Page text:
MPs put pressure on game bird laws

Over 30 MPs have signed up to a parliamentary motion putting pressure to keep a ban on battery cages for game birds.

An Early Day Motion put forward by Liberal Democrat MP for Torbay Adrian Sanders has received the backing of a number of prominent politicians such as Labour backbenchers Stephen Pound and Kerry McCarthy, Liberal Democrat deputy leader Simon Hughes, Conservative Peter Bottomley, Green MP Caroline Lucas and Sustainable Livestock Bill proposer Robert Flello.

The motion has come about after Farming Minister Jim Paice withdrew the new code of practice for game bird production, made under the Animal Welfare Act 2006. The effect of this decision will be to overturn a ban on battery cages for breeding pheasants, campaigners claimed.

The call by 33 MPs has received the backing of animal rights charities Animal Aid and Compassion in World Farming.

An Animal Aid spokesperson said: “The enriched cages do nothing to improve the miserable and bleak existence of the incarcerated birds. Typically, the cages have a green plastic ‘curtain’ set towards the back of the cage for ‘privacy’ and a piece of dowel suspended on two bricks for perching. Animal Aid has several times filmed the ‘enriched’ version and we can report that they are just as bleak and oppressive as the barren cage.”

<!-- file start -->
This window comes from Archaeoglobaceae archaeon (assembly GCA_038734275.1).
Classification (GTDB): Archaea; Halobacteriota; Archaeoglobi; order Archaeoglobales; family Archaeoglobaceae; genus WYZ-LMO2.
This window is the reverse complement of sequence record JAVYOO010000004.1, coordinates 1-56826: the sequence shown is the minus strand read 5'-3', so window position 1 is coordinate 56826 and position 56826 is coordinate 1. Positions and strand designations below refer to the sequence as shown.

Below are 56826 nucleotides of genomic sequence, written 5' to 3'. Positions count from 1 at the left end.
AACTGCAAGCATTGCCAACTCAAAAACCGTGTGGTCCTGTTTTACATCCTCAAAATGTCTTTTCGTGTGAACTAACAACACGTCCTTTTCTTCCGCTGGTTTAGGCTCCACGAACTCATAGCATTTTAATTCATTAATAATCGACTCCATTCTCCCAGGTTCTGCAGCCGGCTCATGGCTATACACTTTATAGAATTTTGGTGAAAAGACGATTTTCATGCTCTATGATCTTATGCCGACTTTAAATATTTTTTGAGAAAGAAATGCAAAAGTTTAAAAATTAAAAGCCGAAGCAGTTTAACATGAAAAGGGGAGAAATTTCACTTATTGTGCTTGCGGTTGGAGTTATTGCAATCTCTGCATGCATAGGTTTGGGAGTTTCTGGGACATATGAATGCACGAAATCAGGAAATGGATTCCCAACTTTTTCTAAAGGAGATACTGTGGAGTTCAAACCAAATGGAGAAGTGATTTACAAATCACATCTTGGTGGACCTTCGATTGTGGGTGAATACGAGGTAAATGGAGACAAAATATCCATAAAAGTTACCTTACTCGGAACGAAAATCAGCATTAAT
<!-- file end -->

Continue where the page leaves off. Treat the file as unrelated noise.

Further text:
‘Enriched’ cages for hens has also been roundly condemned in a joint statement made by animal welfare organisations involved in farm animal issues on both sides of the Atlantic.

The full statement, signed by Compassion in World Farming, the Humane Society of the United States, the World Society for the Protection of Animals and the RSPCA and others reads: “It is clear that such modified cages fail to properly meet the hens’ physical or behavioural needs. They provide an unacceptably restrictive amount of space per bird; severely restrict many important physical activities, including running, flying, and wing-flapping; and do not permit unrestrained perching and dustbathing. The severe restriction of the hens’ ability to exercise is likely to lead to frustration, bone weakness and osteoporosis – clear indicators of poor welfare.”

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